Ukiah Daily Journal from Ukiah, California on January 11, 1978 · Page 11
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Ukiah Daily Journal from Ukiah, California · Page 11

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Ukiah, California
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Wednesday, January 11, 1978
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Page 11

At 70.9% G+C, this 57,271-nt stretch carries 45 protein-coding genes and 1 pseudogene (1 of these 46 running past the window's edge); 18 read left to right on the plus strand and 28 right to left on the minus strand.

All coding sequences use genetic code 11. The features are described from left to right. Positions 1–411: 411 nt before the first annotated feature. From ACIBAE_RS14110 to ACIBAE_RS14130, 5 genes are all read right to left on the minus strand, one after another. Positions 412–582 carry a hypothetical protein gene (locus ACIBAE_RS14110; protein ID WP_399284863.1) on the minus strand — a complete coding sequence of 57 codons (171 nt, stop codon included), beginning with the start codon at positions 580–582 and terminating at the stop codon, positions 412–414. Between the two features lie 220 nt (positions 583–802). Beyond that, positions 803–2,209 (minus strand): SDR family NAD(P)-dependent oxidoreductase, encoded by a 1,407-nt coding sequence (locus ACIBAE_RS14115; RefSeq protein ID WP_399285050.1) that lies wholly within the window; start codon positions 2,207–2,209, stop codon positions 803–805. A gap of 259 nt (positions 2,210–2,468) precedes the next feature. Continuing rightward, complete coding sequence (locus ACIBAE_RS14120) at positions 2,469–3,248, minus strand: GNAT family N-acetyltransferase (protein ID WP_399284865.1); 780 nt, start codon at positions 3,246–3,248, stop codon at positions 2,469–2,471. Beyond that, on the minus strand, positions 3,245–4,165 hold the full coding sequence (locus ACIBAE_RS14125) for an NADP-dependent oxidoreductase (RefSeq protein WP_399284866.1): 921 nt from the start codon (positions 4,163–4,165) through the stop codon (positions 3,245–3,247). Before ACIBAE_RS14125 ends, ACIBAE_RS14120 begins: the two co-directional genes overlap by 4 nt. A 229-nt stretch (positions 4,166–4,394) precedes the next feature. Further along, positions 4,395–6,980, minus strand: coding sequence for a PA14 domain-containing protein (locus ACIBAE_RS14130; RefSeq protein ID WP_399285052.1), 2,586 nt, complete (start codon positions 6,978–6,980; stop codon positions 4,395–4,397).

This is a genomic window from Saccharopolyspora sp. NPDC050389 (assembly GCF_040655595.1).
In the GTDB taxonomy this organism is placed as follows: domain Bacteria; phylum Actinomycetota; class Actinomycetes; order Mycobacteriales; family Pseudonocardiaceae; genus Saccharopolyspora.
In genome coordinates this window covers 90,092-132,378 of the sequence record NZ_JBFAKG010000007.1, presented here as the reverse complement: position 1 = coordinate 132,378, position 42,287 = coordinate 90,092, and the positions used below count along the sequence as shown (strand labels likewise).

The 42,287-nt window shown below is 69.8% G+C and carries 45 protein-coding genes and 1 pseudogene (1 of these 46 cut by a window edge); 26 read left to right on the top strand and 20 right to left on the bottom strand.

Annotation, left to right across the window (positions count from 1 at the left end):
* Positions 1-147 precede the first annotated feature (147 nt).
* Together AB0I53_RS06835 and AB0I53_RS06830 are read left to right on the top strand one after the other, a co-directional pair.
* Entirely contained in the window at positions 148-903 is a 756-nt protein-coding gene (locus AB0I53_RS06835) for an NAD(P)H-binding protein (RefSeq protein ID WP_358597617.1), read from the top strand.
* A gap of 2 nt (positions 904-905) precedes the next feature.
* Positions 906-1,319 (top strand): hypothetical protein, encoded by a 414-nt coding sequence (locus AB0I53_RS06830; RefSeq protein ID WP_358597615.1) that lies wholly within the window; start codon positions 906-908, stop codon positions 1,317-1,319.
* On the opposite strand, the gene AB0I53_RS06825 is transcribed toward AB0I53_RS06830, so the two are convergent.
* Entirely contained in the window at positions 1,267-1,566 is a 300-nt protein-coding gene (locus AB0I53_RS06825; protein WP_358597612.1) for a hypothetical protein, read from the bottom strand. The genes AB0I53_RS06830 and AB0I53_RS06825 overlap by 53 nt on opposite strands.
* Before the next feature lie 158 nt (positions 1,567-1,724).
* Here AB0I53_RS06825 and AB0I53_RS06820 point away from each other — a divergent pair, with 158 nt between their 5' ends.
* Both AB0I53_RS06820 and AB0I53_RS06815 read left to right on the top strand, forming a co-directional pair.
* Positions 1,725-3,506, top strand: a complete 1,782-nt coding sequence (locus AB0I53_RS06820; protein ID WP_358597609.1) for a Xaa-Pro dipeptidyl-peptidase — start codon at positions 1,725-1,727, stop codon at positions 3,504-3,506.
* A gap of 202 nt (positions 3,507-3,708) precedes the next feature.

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12'-Ukiah Daily Journal, Ukiah, Calif. Wednesday, January li Dr. Robert Waliaee Copley News Service Dr. Wallace: A cousin of mine from California told , me thfit if a |iigh school student got bored with school, he could quit anytime he.wanted to and not get hassled. If this is true, I'd be tempted to live in California so I could getridof this fprced education. I'm 15 and bor?d. — Tom, Vancouver, Wash. ' Deiar Tom: Your cousin is partially right. In Los Angeles, students who have been in high school for two years and who are tired of school, can leave school under a program called Project Furlough. Itiese students who have lost interest in their studies can take a year's leave of absence without penalty. Hopefully, they wUl find jobs or gain useful experience, then return to the classroom more positively motivated. So far, 60 percent of those who took the furlough returned to school. I like the idea and would like to se^ it in force throughout the United States. Dr. Wallace: I'm writing in concern to the advice you gave to a 17-year-old homosexual boy. (Boy stated he was homosexual, had homosexual experiences, didn't want to kiss girls even though he did date girls, and asked me to help him find someone because he was too young to frequent gay bars. I stated that there was a chance that he wasn't gay and since he coyldn't confide in his family to talk to,his family ' doctor and ask for guidance. I assured the boy that his- doctor ^fould steen him straight.) Obviously you feel that homosexual is in heed of a doctor who can steer him in the right direction. Well, I'm 18 and I'm a homosexual woman. My first homosexual experience happened when I was 12. ' t think you are wrong about homosexuals. I love, women and can't see myself with a member of the opposite sex and I'm not sick. — Cecilia, Seattle, Wash. Dear Cecilia: I did not want to imply that homosexuality is an illness. We still live in a heterosexual world and many homosexuals have a very difficult time adjusting. You apparently have been able to cope and adjUst very well but the boy in question could not. 1 felt that his family physician would guide him and give him professional advice. Dr. Wallace: I'm 12 and in the seventh grade, and here is th6 problem. Ihave a girlfriend who is very nice but who smokes in the school rest roomi Today I found her crying. She told me she was suspended because she got caught smoking. I later found out she was "fibbing." The truth was that someone had called the police and told them she was the victim of child abuse. Now she is afraid her mother will find out and really beat her. Who should I tdl? I'm scared! What should I do? — J.W., Columbus, Ohio Dear J.W.: You're a good friend. Your girlfriend needs assistance now. Talk to your school principal. He will know exactly what to do. Americans concerned abouf preservation -PORTLAND, Ore. (UPi) - A nationwide poll sponsored by two major timbei' lobbies shows Amei-icans are more interested in preserving forests than increasing^ timber production. The Portland Oregon saidthesurvey, conducted by Opinion- Research Corp. of Princeton, N.J., found the public is Opposed to larger timber sales on national forests, even if the end result is the opening of more roads for recreation. "There are a hell of a lot of people in the industry that are disappointed by the poll,." s^id George C. Cheek, executive vice president of the American Forest Institute, which sponsored the poll with the National Forest. . Products Association. Both are trade associations' that support increased federal logging budgets and oppose creation of new wilderness areas. The pollster concluded that the timber industry has little public support in its fight with Congress against conservation legislation. The firm recommended the timber companies concentrate their persuasive efforts on governmental leaders in Washington, D.C., and not rely on a public relations program aimied at the general public. ». Cheek said the industry will probably ignore the pollster's recommendation.' "What the poll really showed was a terrible anxiety that we are running out of something people want, an outdoors experience," Cheek said. He said future public rplations programs should concentrate on relieving that fear, but ' warning the public about. the "economic costs" of wilderness areas. The pollsters questioned 2,049 individuals across the nation during September of last year. It also polled 100 "thought leaders" in Washington, D.C. The survey found that 62 percent of the general public perferred to keep national forests in their natural state, and 28 percent favored increased sales. Among the "thought leaders" interviewed, 38 percent favored preservation and 36 percent backed increased sales. Only seven percent of the public said there is "too much" wilderness, while 32 percent said there is "too little." More than half (51 percent) of the mal^s in the 18-to-29 age group said there is "too little" wilderness. Prior to this question, interviewees were told that the nation now bias 15 million acres of wilderness in 38 states,' "equivalent to a strip nearly 10 miles wide from..the East Coast, to the West V Coast." : . . A remarkable difference in beef. Id^ho pen-fed steer beef is raised according to our quality control standards to insure consistently tender & flavorful beef. Our guarantee is plain & simple-if for ony reason the beef dosen't pleAse-return it for a fullrefund .. .remarkdbleli I. ... ^ ••• v1„"• - ^ .... , BEEF IDA HO t*cn-fcd STEER BEEF Braise or Bake Beef Stew Meat >'-$1.49Lb. BONELESS s BEEF ROAST M Center Cut Chuck BladeXhuckRoost.. lb. W Lb. BEEF «^:l /^Sl Bone-In Lb. Beef Rib Steak $1.89 Lb. Quart • Remarkoble! Jacrcsmento 8 07. Can Golden Groin % lb. Pk<|.. Kraft •> Ih. jar Giorietta FRUIT XKT/ . 303 Can IDAHO Pcn-fcd STEER BEEF CROSS-RIB ROAST Boneless Tied Or Boneless Brisket BEEF Lb. First Cuts Top Sirloin Steak $2.09 Lb. Salad Size-Solid RED-RIPE TOMATOES 6 Pak Cello Red and Golden Delicious WASHINGTON APPLES School Boy Sixe LBS. FOR TOSSTOB H 12 fij 49' 1 LONG GREEN o 0O4 CUCUMBERS 2?3V FRESH Weal For Baking i%g%t DANISH SQUASH 2TB NEW CROP 1/. IB. BAG ZAHADI DATES 'ITA JUICY NAVEL ORANGES LBS. FOR Large and Juicy COACHELLA GRAPEFRUIT White or Ruby Red BEEF Or Club Steak 1 lb. Porterhouse Steak $2.09 Lb. FOR Skinned & Deveined Uniform Slices SLICED BEEF LIVER Center Cut, Sirloin & Blade Chops SLICED PORK LOIN Armour "Columbia" PLATTER STYLE BACON ^^;S >j Lb. Variety of Sizes Random Weight ; 3 Legs W/Back, 3 Breasts W/Back, 3 Giblets, 3 Wings MIXED FRYER PARTS to* Breasts 98* Lb. Popular Brands YOUNG HEN TURKEYS ^:-:ii^m^:^^ lb. Thighs & Drumsticks FRESH FRYER PARTS ARMOUR STAR BACON $129 I ^- 2 Lb. Pkg $2.59 Ea. FRESH RED SNAPPER FILLETS $198 • Lb. Eastern Whiting 59' lb. Columbia River FRESH SMELT ' ^ Lb. Breaded FUhsticks .. 79* Lb. MADE RITE LUNCH MEATS AII12 0Z. Varieties 30z. Pkg. Imported BONELESS BEEF STEAK $198 • lb. Tenderized, Family Pack REIVIARKABIE BUYS LARGE 66* d. I FLAKED MEDIUM 7o< LARGE 66* d. FLAKED EGGS ?Z"*.0 /dz EX.LARGE72% Z COFFEE MOTHERS , FLAKED COOKIES Circus Animal, Iced Raisin O W | COFFEE MASHED "^^^ POTATOES POP-RITE POP CORN Hungry Jack 16 Ox. Pkg. PEANUT BUTTER 2 Lb: Bag Laura Scudder's Okt Fashion 16 01. Jar BROWIIE MIX 22roX VARIETY PAK hUWIU Scudder's 9 '/i Oi. Pkg. APPIAN WAY PIZZA MIX ^Vkg° r . A l^\ W5H '"^"4rl DETERGENT MACARONI ... , , AND CHEESE 7>/4 Oi. Pkg. COFFEE CREAMER FRUIT COCKTAIL Pream 16 OI. Jar Gtorietta 303 Con 1 Folgers 13 OI. Con FLAKED COFFEE Folgers 26 OI. Con NESTLES HOT COCOA MIX Folgers 39 OI. Con ^-^-m-mr. iwiin 12 Oi. Pkg. BRIGHTEYES ,'i.ki« CAT FOOD $112 MR$.BUnER- $|35 _• WORTHS SYRUP Li. I _ _ All $109 •• GINOS • • • PIZZA ALL DETERGENT WISK DETERGENT Jumbo Siie $Q69 9Lb. 13 0i.Pkg. W ID'OH Label '<> « OA liquid ^ I 32 0i.Siie ^ I $ I 09 LUX I DETERGENT DOVE SOAP Beauty Bar Both Siie Ml© SWANSON Hungryman— 16 Oi. MFAT PIFC '••'g Chick.., "ICm riCJ Turkty, SifloliibMfgtr RINm PIZZA APPLE PIES ORE IDA J>bTATOES ^ 13 0i.Pkg. Chnst, Sauiag*, P»pp«roiil Mn. Smith 46 OI . Pkg. 32 OI . Pkg. f rinch f riti Crinkl«'t ZEE NICE *N SOFT TOILET TISSUE Gallon HDnfi. anKali<!» {.hip 12 OJ. . ON SALE THIS WEEK Funk t Wognolls WILDLIFE wwiLi/iiirti Encyclopedia Vdl. 13&14 SALE PRICES EFFECTIVE JAN. MTHRU JAN 17,1978 RUN WKB: Wt rl* al i« Mr f»m*, M km ril •*NttiM4 pr «4 «il( M ..r IIMI«*I whM T*« tarMtn. SiwiHwn * M ta (M4ili «*s k ^««4 Mr tMli*! wt U ran •«). H thi» ha^«i wt will ht plt«W M |i <rt • rain tkKk whkh aty bt MMI at • hltr itH wktii wt btxt IMW wffVn nailcMt. ki foimfti It t» tf t «r ctiltKitM, wt rtitnt Hit ri|h« tt fimil indi «irfutl pufikattt It 10 pttktgti tl ny iftim ftr iitt tictft wfctft tHMrwiit ntltrf. Salt ilMii «tl tttiltMt It ctMmtriitl.dtaltn tr wtwItMltn. , . • < STORE-HOURS: Mmim tluM Saturday WKM. - 10 fM. Sunday S kM. ^ 7 ?M. . • Wednesday, January 11, 1978 Ukiah Dally Journal, Uklah, Calif.—13 Pottery/ batik la be offered on Jan. 17, the Ukiah Adult Sciiool will be offering classes in pottery, stained glass and batik. The beginning .pottery class will be held on , Thursday evenings from 7 to 10 at the Adult School, and yriH deal with 'the basics of Hand• building, firing and glazing, A $5 lab fee will cover all materials and equipment necessary for each student. An intermediate pottery class will be held on Wednesday nights from 7 to 10 at '. the Adult School also, and will provide a supervised workshop plus instruction on the wheel for advanced students. Special problems in glazing and building of large projects will be made available. This class also has a $5 equipment and materials fee. A stained glass class will be held on Tuesday evenings from 7 to 10 and will provide instruction for students in the copper foil, or tiffany method. A 50 cent fe6 is being asked to cover the cost of printed materials for the class, and students will be asked to provide their own tools and materials. Expenses are kept to a bare minimum, and many items are available free. On Tuesday evenings from 7 to 10.there will be a Japanese Textile Art of Batik class at the Adult School, which will offer complete instruction and demonstration in all aspects of this wax resist method of decorating cloth with dyes. Beginners as well as advanced students will fit into this class, and a $3 materials fee covers all printed matter; necessary materials and equipment except for cloth, which must be purchased by the students, and must be 100 percent cotton, in any quantities they can afford. Students may take as many classes as they wish. For further information, call the Adult School at 462-1931, or the instructor, Sandy Figone, at 462-8879. Lake County Republicans hold election LAKEPORT — Meeting at the county courthouse recently, the Lake County Republican Central Com, mittee elected the following officers: Chairman, Kip Neasham, Lakeport; vice chairm|in, Paul J. Thompson, Lucerne; secretary, Lincoln Titus, Lakeport; treasurer, Laura Etta Van Patten, Lakeport. . The committee also discussed spme of the projects it has planned for the coming, year, which will include voter education, social events, fund raising, a speakers series, and a grass-roQts precin(^t organization, there is a grfeat need for volunteers to help with this ambitious program. ^ Anyone who wish^ to devote even a few hours pei; month to improving government is urged to call one of the following* numbers for more information: 263-6363, 274-1564, 263-4986, 263-0311. It was announced that the non-partisan guest speaker at the committee's next meeting will be County Clerky Lois Hesterberg. Mrs. Hes^rberg will review some of the mftre important recent legislation. The meeting will be held Tuesday, Feb. 7, at 7:30 p.m. in supervisors chambers of the courthouse on Forbes Street in Lakeport. The public is welcome. Streisand and Redfordtops HOLLYWOOD (UPI) Motion picture fans in 60 foreign c6uhtries have voted Robert Redford and Barbra' , Streisand this year's "World Film Favorites." it w^s Redford's thjird "favorite" selection and Miss Streisand's fourth in the . Hollywood Foreign Press j Association' balloting for the % \ nationally-televised 35th' , , Annual Golden G16be Awards presentations January 2?-,' ... ine year 2001 in Hunt-Wesson's II BETIEH L» Sweepstakes ~ — I——•— • Over 500 chances to win • Over $100,000 in prizes See display in our store tor otiiclal rules iind entry form. WESSON OIL /wessonl 24 OI. "''^^^^ BoHle WHOLE TOMATOES Hunt! I4>/| OI. Caa 39' STEWED TOMATOES Hunli 14'/. 0«. Con 39' TOMATO PASTE Hunh noi. Con ST SPAGHETTI SAUCE Rtg., MMI , IMuihrooffl 49* KETCHUP WE WELCOME FOOD STAMPS